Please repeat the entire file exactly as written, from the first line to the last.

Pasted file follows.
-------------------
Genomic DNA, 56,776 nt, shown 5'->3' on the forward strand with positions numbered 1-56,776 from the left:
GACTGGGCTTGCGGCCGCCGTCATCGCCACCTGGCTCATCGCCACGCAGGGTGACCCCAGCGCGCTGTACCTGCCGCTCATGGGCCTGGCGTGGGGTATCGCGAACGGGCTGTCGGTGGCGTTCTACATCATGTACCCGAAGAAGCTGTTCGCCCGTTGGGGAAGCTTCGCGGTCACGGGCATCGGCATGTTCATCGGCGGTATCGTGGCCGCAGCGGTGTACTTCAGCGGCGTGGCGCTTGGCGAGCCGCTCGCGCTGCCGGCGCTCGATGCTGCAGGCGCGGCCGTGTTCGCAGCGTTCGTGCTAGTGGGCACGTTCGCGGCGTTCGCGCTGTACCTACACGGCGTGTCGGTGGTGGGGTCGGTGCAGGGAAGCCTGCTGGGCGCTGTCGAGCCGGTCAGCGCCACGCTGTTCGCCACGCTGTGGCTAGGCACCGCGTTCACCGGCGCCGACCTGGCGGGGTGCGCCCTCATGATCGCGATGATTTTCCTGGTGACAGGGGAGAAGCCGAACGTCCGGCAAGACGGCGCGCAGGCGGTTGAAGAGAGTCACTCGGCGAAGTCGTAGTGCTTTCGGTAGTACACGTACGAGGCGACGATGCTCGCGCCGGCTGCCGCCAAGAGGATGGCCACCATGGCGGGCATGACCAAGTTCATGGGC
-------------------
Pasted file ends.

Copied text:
Genomic DNA, 56,776 nt, shown 5'->3' on the forward strand with positions numbered 1-56,776 from the left:
GACTGGGCTTGCGGCCGCCGTCATCGCCACCTGGCTCATCGCCACGCAGGGTGACCCCAGCGCGCTGTACCTGCCGCTCATGGGCCTGGCGTGGGGTATCGCGAACGGGCTGTCGGTGGCGTTCTACATCATGTACCCGAAGAAGCTGTTCGCCCGTTGGGGAAGCTTCGCGGTCACGGGCATCGGCATGTTCATCGGCGGTATCGTGGCCGCAGCGGTGTACTTCAGCGGCGTGGCGCTTGGCGAGCCGCTCGCGCTGCCGGCGCTCGATGCTGCAGGCGCGGCCGTGTTCGCAGCGTTCGTGCTAGTGGGCACGTTCGCGGCGTTCGCGCTGTACCTACACGGCGTGTCGGTGGTGGGGTCGGTGCAGGGAAGCCTGCTGGGCGCTGTCGAGCCGGTCAGCGCCACGCTGTTCGCCACGCTGTGGCTAGGCACCGCGTTCACCGGCGCCGACCTGGCGGGGTGCGCCCTCATGATCGCGATGATTTTCCTGGTGACAGGGGAGAAGCCGAACGTCCGGCAAGACGGCGCGCAGGCGGTTGAAGAGAGTCACTCGGCGAAGTCGTAGTGCTTTCGGTAGTACACGTACGAGGCGACGATGCTCGCGCCGGCTGCCGCCAAGAGGATGGCCACCATGGCGGGCATGACCAAGTTCATGGGC